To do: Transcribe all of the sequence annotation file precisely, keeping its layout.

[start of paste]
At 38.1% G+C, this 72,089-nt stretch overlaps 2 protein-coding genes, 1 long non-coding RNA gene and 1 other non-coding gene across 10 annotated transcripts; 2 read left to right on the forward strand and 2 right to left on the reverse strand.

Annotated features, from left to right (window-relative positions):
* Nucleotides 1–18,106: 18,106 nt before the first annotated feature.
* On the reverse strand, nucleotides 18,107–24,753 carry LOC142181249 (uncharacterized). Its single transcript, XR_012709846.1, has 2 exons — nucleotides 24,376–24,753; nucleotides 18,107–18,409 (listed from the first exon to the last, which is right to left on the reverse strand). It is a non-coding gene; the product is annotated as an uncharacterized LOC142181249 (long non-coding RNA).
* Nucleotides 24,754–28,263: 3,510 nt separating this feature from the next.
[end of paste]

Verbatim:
At 38.1% G+C, this 72,089-nt stretch overlaps 2 protein-coding genes, 1 long non-coding RNA gene and 1 other non-coding gene across 10 annotated transcripts; 2 read left to right on the forward strand and 2 right to left on the reverse strand.

Annotated features, from left to right (window-relative positions):
* Nucleotides 1–18,106: 18,106 nt before the first annotated feature.
* On the reverse strand, nucleotides 18,107–24,753 carry LOC142181249 (uncharacterized). Its single transcript, XR_012709846.1, has 2 exons — nucleotides 24,376–24,753; nucleotides 18,107–18,409 (listed from the first exon to the last, which is right to left on the reverse strand). It is a non-coding gene; the product is annotated as an uncharacterized LOC142181249 (long non-coding RNA).
* Nucleotides 24,754–28,263: 3,510 nt separating this feature from the next.